From The Democratic Platform, Liberty, Mo., July 13, 1854.
A. Guthrie, the individual that was so badly beaten for delegate to congress from Kansas, has been writing abolition letters east, encouraging his brethren to come to Kansas. Citizens of Kansas, we are opposed to the "lynch law." We would hate to see an American citizen hung without the "benefit of the clergy" or a jury. But is there not some way to punish this traitor? Is dooming too good for him? We merely ask the question!
From the Rocky Mountain News, Cherry Creek, K. T., May 14, 1859.
On Saturday evening last-7th inst: two coaches, the first of the "Leavenworth and Pike's Peak Express," arrived in our city, having made the trip in nineteen days, bringing news from the states down to the 18th ult.;_ also nine through passengers.
This is the beginning of the stupendous enterprise undertaken by the above named express company-the making of a new road, over a comparatively unknown country, and immediately stocking it with a working force of men, animals and wagons, sufficient to forward with promptness and dispatch a daily mail and passenger coach from each end of the line. The coaches which we have seen are the very best of Concord coaches, finished in the best style, and perfectly new, having never turned a wheel until their departure from Leavenworth.
We are indebted to B. D. Williams, Esq., the very able and efficient superintendent, who had sole charge of this pioneer company, and the location of the road and stations, for the following outline of the company's operations, and description of the route
They started, March 28th and April 1st, a large train of wagons carrying material, camps and supplies for establishing stations on the route. These stations are established at intervals of twenty-five miles after passing Junction City, 135 miles out, to thin place. Each station is supplied with tents (soon to be replaced by houses) sufficient to accommodate all the employees and passengers, and occupied by a man and his family-a new feature, and a decided improvement over most stage stations on the plains.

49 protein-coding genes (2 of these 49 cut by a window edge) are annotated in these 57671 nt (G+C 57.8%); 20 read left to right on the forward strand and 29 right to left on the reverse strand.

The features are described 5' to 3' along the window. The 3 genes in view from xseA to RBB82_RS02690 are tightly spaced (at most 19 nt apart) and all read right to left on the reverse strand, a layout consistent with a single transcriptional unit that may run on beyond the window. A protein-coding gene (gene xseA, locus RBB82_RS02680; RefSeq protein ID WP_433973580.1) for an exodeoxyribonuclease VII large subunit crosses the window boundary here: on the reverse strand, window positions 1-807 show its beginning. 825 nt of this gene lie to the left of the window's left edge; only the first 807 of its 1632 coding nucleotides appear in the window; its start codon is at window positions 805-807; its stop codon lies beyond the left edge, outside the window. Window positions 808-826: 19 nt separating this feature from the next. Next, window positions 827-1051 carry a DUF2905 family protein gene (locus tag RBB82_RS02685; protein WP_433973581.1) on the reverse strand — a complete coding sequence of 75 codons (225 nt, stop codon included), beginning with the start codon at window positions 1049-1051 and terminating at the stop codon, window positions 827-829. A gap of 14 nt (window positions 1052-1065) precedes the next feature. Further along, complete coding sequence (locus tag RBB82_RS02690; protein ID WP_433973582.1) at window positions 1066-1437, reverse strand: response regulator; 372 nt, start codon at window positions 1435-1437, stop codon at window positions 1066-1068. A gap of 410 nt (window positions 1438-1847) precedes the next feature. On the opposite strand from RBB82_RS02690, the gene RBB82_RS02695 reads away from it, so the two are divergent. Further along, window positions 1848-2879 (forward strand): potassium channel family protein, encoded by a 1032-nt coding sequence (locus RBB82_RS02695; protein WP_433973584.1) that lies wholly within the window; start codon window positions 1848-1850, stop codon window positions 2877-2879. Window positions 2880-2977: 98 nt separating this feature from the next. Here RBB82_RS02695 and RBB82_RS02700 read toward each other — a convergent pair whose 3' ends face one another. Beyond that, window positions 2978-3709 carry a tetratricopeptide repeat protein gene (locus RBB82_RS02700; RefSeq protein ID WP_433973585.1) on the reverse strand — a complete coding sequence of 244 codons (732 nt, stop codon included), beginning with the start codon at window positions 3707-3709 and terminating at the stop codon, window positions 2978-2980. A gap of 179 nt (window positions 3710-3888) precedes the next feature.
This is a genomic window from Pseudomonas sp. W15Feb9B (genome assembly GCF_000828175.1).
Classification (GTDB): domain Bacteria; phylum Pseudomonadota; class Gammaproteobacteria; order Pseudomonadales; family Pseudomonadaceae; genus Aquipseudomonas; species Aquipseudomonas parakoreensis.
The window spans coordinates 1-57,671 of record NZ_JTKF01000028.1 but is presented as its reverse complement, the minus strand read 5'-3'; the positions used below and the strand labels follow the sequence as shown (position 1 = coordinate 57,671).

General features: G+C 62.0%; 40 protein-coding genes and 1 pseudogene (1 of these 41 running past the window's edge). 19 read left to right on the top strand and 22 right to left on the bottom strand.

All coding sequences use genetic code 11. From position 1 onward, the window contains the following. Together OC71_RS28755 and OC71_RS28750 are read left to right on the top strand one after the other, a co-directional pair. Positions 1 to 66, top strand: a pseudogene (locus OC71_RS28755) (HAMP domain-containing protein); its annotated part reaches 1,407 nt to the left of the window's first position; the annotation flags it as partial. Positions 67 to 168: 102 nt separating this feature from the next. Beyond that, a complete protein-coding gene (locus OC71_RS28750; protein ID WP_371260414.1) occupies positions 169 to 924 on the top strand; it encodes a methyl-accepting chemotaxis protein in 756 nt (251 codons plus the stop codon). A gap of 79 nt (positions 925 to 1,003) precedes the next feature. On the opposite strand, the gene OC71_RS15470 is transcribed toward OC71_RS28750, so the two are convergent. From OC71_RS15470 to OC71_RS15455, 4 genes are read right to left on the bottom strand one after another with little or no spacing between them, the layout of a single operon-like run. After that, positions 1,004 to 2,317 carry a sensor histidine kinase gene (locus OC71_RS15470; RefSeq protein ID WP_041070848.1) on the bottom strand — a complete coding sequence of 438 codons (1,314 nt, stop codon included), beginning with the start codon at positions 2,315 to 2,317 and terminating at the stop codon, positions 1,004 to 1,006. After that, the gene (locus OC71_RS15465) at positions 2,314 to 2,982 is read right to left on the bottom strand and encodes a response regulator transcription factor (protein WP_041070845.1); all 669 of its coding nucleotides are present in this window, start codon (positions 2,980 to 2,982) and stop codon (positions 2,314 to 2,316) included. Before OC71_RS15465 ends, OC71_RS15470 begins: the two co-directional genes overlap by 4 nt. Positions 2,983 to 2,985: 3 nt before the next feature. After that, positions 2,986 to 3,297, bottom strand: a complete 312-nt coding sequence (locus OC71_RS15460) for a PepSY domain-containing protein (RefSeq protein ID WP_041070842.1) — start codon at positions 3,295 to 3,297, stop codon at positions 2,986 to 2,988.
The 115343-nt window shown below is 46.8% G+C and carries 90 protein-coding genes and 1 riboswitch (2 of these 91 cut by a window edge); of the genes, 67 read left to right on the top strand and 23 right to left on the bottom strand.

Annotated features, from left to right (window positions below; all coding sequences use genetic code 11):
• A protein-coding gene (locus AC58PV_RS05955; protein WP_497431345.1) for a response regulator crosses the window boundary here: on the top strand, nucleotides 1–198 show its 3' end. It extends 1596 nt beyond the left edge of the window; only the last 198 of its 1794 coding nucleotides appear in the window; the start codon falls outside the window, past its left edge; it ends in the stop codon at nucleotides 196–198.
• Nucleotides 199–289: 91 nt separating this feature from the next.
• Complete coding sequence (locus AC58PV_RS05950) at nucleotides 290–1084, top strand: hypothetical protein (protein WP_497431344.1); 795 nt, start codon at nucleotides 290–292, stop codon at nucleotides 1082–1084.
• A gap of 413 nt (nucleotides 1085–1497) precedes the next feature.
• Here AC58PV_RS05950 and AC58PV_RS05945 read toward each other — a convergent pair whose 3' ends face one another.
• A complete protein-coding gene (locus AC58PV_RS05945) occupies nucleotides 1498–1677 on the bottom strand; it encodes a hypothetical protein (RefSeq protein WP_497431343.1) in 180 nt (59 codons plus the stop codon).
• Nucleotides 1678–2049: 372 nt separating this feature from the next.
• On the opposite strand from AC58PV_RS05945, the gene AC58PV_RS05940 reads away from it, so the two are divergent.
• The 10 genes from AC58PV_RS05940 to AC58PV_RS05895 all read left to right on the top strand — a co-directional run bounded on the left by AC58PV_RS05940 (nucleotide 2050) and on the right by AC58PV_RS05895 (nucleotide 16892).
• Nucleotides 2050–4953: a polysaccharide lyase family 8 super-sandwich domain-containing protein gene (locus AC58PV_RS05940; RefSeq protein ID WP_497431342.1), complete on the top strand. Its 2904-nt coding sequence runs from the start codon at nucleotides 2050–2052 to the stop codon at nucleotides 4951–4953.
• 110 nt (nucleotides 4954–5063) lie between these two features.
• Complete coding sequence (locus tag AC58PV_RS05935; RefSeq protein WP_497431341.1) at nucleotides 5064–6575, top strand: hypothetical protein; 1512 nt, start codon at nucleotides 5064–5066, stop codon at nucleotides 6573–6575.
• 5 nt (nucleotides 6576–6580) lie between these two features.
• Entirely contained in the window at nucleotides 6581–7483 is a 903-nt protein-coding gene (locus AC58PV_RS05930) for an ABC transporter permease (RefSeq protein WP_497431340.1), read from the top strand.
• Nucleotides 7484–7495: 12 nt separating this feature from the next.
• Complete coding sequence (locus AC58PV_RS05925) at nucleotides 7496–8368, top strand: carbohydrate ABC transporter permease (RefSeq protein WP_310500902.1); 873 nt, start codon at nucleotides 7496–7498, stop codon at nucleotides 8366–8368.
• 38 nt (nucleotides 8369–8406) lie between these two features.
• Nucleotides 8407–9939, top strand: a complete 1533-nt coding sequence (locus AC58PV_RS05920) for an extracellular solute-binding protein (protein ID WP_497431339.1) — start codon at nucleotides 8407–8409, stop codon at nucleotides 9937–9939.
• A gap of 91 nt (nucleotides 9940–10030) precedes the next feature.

The road, after passing Fort Riley, follows an entirely new route, all the way, keeping along the divide between the Republican and Solomon's forks of Kansas river, crossing the heads of the tributaries of the latter named fork for some distance, then bearing a little northward, crossing the heads of Prairie Dog, Sappa and Crammer creeks, tributaries of the Republican, and striking that river near the mouth of Rock creek, between longitude 101 and 102 degrees; it then follows the south side of the Republican to a point near its source, thence striking due west it crosses the heads of Beaver, Bijou and
Kiowa creeks, tributaries of the Platte, passing through a beautiful pine country for sixty miles, and striking Cherry creek twenty miles above its mouth.
The whole length of the road is 687 miles by odometer measurement, but it will probably be shortened 75 miles by cut-offs in various places-one very considerable one at thin end, terminating the road directly at the mouth of Cherry creek. The road throughout its whole length is good when broken and traveled, but the coaches that have just arrived made the first track over it. Water is found at convenient intervals throughout the whole distance; also abundance of wood, except for about 150 miles along the Republican, where it is somewhat scarce. The road throughout its whole length is between tat. 39 deg. 30 min. and 40 deg. north.
The company have 52 coaches, one of which will leave each end of the route each day, except Sunday, at six a. m., and make the trip in ten to twelve days.
They will also dispatch from Leavenworth every ten days a freight and provision train to distribute supplies to the several stations and keep a large stock on sale at this place.
In addition to the passenger business, a money, package and letter express will be carried at reasonable rates, and after the first of June next a regular United States mail.
John S. Jones, Esq., is the resident agent at Leavenworth, Dr. J. M. Fox, at Cherry Creek, and Nelson Sergeant, Esq., is route agent on the western division of 150 miles.
By the energy of this company a new route is marked out for the emigrant across the plains, one that can be followed without the risk of starvation and lingering death which so many unfortunate victims have met on the Smokyhill route this spring.